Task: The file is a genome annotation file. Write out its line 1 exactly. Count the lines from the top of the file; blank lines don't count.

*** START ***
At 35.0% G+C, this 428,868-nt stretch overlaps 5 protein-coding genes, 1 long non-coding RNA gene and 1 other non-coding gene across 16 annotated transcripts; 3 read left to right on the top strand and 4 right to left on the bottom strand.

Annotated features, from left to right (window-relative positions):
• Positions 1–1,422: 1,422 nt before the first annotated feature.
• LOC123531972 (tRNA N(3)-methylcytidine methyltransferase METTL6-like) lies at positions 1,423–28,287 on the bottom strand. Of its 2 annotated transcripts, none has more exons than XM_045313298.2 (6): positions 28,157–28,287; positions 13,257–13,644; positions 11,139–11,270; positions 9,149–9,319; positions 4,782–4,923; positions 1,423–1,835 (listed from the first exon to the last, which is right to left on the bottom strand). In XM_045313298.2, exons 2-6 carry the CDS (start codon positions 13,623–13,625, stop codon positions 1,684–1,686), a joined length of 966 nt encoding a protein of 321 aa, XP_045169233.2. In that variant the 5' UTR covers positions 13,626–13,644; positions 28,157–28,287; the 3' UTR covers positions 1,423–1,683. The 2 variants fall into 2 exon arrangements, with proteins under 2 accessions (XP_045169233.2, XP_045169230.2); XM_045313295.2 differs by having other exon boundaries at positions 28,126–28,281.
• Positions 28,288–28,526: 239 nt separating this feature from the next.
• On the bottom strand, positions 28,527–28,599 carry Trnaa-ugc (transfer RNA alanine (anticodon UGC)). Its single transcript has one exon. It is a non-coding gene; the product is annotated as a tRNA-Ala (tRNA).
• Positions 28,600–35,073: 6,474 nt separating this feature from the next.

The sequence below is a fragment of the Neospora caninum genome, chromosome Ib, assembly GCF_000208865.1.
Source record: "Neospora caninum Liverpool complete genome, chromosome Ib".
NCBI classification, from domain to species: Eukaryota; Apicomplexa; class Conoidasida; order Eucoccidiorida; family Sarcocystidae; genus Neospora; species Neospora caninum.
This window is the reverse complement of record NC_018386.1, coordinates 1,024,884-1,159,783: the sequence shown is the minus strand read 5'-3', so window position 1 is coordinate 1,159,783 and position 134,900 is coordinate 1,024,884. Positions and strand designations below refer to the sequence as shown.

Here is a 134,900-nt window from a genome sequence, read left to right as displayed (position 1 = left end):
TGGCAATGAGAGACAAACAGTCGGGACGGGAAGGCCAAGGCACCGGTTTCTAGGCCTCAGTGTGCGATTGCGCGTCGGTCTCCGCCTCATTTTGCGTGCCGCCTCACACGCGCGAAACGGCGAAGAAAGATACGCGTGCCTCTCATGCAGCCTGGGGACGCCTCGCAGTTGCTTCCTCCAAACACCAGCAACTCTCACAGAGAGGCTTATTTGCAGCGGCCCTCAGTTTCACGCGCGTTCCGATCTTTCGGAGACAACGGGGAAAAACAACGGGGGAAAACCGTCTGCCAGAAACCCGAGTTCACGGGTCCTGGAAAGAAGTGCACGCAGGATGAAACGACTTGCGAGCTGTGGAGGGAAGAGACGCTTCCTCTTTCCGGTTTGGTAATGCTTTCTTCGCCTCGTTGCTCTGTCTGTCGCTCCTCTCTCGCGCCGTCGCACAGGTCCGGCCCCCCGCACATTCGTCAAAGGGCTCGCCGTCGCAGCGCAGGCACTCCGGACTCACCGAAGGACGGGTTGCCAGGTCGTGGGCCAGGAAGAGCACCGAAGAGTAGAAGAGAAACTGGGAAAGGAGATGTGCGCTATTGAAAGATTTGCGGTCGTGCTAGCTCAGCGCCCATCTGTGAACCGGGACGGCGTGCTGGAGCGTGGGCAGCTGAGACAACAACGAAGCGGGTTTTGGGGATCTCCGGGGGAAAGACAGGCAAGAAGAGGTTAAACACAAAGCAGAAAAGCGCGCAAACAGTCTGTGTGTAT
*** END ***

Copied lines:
At 35.0% G+C, this 428,868-nt stretch overlaps 5 protein-coding genes, 1 long non-coding RNA gene and 1 other non-coding gene across 16 annotated transcripts; 3 read left to right on the top strand and 4 right to left on the bottom strand.